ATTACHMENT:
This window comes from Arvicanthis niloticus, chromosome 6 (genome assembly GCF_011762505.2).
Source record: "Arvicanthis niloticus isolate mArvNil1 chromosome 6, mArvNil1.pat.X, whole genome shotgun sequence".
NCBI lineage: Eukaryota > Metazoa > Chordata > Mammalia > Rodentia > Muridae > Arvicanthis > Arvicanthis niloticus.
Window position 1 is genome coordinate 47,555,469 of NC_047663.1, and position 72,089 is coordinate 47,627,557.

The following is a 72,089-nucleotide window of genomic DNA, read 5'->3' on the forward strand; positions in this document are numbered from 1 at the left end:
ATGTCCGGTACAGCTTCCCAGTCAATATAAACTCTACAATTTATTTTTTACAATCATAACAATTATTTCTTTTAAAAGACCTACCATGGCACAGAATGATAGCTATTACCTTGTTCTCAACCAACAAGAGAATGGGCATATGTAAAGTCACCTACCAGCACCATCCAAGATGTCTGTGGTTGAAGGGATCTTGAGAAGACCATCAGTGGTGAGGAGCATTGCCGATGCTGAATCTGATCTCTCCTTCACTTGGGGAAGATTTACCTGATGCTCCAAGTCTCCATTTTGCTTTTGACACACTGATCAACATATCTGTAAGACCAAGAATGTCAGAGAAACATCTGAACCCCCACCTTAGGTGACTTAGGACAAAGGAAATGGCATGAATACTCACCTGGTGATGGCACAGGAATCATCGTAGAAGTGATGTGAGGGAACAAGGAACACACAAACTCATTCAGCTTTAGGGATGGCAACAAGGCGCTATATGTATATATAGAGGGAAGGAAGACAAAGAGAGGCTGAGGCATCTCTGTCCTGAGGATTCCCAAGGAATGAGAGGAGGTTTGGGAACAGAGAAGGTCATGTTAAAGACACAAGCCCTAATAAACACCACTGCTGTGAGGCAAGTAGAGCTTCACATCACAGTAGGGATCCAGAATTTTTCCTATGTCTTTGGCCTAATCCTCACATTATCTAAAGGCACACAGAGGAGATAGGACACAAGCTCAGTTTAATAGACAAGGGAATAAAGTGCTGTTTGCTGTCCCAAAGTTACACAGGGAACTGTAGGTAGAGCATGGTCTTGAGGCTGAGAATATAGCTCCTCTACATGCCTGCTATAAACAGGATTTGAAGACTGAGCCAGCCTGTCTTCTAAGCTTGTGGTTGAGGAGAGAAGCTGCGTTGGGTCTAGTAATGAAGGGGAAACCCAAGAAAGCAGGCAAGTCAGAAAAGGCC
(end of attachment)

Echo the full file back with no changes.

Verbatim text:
This window comes from Arvicanthis niloticus, chromosome 6 (genome assembly GCF_011762505.2).
Source record: "Arvicanthis niloticus isolate mArvNil1 chromosome 6, mArvNil1.pat.X, whole genome shotgun sequence".
NCBI lineage: Eukaryota > Metazoa > Chordata > Mammalia > Rodentia > Muridae > Arvicanthis > Arvicanthis niloticus.
Window position 1 is genome coordinate 47,555,469 of NC_047663.1, and position 72,089 is coordinate 47,627,557.

The following is a 72,089-nucleotide window of genomic DNA, read 5'->3' on the forward strand; positions in this document are numbered from 1 at the left end:
ATGTCCGGTACAGCTTCCCAGTCAATATAAACTCTACAATTTATTTTTTACAATCATAACAATTATTTCTTTTAAAAGACCTACCATGGCACAGAATGATAGCTATTACCTTGTTCTCAACCAACAAGAGAATGGGCATATGTAAAGTCACCTACCAGCACCATCCAAGATGTCTGTGGTTGAAGGGATCTTGAGAAGACCATCAGTGGTGAGGAGCATTGCCGATGCTGAATCTGATCTCTCCTTCACTTGGGGAAGATTTACCTGATGCTCCAAGTCTCCATTTTGCTTTTGACACACTGATCAACATATCTGTAAGACCAAGAATGTCAGAGAAACATCTGAACCCCCACCTTAGGTGACTTAGGACAAAGGAAATGGCATGAATACTCACCTGGTGATGGCACAGGAATCATCGTAGAAGTGATGTGAGGGAACAAGGAACACACAAACTCATTCAGCTTTAGGGATGGCAACAAGGCGCTATATGTATATATAGAGGGAAGGAAGACAAAGAGAGGCTGAGGCATCTCTGTCCTGAGGATTCCCAAGGAATGAGAGGAGGTTTGGGAACAGAGAAGGTCATGTTAAAGACACAAGCCCTAATAAACACCACTGCTGTGAGGCAAGTAGAGCTTCACATCACAGTAGGGATCCAGAATTTTTCCTATGTCTTTGGCCTAATCCTCACATTATCTAAAGGCACACAGAGGAGATAGGACACAAGCTCAGTTTAATAGACAAGGGAATAAAGTGCTGTTTGCTGTCCCAAAGTTACACAGGGAACTGTAGGTAGAGCATGGTCTTGAGGCTGAGAATATAGCTCCTCTACATGCCTGCTATAAACAGGATTTGAAGACTGAGCCAGCCTGTCTTCTAAGCTTGTGGTTGAGGAGAGAAGCTGCGTTGGGTCTAGTAATGAAGGGGAAACCCAAGAAAGCAGGCAAGTCAGAAAAGGCC